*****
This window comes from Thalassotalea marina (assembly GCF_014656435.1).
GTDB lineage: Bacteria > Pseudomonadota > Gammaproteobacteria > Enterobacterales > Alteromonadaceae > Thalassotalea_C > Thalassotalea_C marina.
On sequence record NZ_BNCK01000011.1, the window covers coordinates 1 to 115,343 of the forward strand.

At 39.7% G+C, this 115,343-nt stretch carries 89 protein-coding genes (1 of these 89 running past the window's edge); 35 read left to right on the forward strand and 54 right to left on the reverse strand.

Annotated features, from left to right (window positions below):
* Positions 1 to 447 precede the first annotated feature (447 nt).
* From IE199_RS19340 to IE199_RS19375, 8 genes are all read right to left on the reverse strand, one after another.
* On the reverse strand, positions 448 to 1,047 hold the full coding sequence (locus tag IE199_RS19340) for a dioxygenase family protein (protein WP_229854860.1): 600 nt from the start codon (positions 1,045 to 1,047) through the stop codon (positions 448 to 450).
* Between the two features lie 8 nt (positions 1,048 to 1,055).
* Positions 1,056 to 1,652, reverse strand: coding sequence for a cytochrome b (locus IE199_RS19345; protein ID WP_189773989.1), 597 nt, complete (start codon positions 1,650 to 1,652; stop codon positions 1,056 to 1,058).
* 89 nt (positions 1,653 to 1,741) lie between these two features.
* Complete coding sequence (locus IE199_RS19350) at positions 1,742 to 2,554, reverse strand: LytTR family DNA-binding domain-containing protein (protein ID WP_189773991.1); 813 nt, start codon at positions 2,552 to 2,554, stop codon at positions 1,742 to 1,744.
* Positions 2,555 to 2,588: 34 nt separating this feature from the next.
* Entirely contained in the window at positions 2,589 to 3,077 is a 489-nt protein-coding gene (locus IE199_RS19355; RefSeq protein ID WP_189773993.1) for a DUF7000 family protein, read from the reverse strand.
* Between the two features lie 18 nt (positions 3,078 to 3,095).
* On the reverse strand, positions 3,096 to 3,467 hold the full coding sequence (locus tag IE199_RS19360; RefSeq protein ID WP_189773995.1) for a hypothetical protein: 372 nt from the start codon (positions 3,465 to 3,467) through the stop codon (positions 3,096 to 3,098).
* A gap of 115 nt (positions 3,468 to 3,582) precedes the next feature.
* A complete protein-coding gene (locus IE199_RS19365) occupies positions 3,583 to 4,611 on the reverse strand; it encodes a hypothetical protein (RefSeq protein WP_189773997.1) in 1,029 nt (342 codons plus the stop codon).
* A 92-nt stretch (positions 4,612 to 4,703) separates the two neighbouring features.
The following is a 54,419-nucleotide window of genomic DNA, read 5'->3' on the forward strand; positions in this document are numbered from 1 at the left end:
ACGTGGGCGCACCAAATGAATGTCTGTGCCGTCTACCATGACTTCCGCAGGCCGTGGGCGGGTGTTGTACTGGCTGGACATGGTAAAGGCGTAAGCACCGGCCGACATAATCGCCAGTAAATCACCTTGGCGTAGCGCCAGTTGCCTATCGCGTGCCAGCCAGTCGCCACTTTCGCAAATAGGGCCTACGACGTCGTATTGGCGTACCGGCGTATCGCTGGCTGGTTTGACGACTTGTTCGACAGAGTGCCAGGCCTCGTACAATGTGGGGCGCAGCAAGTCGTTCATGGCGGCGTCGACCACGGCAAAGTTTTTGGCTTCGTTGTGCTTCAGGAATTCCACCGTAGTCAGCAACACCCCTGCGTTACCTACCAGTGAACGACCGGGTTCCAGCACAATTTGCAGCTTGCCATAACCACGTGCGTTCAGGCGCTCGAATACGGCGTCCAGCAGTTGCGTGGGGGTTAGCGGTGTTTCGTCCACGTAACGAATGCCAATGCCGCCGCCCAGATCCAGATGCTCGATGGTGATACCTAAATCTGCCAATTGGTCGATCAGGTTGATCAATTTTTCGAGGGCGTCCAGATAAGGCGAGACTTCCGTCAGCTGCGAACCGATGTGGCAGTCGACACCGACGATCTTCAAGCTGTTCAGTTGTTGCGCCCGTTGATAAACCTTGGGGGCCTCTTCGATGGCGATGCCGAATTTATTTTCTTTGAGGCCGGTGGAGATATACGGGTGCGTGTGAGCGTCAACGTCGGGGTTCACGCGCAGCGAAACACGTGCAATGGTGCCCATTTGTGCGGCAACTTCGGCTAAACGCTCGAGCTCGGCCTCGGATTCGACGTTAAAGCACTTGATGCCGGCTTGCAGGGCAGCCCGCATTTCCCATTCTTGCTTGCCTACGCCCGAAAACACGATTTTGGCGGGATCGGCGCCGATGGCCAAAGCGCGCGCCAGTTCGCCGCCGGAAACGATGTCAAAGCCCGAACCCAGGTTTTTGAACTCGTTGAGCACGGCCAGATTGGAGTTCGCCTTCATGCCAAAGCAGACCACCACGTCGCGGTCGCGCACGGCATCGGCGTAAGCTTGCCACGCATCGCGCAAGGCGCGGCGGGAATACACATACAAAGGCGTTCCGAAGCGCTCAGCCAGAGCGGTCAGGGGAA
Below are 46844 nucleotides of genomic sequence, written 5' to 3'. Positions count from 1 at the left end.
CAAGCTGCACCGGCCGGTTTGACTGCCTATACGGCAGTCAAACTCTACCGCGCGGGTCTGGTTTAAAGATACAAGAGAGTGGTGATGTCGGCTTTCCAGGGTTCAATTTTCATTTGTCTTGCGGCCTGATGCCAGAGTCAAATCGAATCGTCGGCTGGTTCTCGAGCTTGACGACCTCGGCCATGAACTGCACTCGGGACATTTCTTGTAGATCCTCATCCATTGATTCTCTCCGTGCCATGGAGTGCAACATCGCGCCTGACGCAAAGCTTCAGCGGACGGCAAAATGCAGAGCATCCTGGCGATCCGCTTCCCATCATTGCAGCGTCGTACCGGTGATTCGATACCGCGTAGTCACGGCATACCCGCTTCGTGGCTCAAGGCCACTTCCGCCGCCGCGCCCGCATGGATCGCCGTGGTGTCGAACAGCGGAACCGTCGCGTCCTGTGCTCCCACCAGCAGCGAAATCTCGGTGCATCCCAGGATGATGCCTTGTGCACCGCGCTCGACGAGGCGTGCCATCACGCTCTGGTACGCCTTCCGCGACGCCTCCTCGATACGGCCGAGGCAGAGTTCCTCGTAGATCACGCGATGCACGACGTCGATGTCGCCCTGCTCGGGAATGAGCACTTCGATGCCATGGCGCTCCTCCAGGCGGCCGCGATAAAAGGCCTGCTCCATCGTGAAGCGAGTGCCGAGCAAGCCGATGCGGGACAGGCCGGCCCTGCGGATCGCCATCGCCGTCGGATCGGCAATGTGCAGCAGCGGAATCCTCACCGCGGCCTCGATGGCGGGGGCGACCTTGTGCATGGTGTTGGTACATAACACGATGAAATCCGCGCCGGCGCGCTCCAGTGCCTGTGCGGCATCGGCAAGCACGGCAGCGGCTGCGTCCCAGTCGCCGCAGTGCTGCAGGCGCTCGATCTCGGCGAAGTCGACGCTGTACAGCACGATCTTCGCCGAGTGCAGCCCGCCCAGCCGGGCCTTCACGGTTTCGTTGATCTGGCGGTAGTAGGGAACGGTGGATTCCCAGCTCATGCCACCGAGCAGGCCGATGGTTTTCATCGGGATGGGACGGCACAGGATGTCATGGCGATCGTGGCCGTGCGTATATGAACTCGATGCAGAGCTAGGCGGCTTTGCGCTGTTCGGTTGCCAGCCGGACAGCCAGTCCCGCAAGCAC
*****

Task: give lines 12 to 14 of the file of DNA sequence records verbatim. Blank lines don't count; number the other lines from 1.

* Complete coding sequence (locus IE199_RS19350) at positions 1,742 to 2,554, reverse strand: LytTR family DNA-binding domain-containing protein (protein ID WP_189773991.1); 813 nt, start codon at positions 2,552 to 2,554, stop codon at positions 1,742 to 1,744.
* Positions 2,555 to 2,588: 34 nt separating this feature from the next.
* Entirely contained in the window at positions 2,589 to 3,077 is a 489-nt protein-coding gene (locus IE199_RS19355; RefSeq protein ID WP_189773993.1) for a DUF7000 family protein, read from the reverse strand.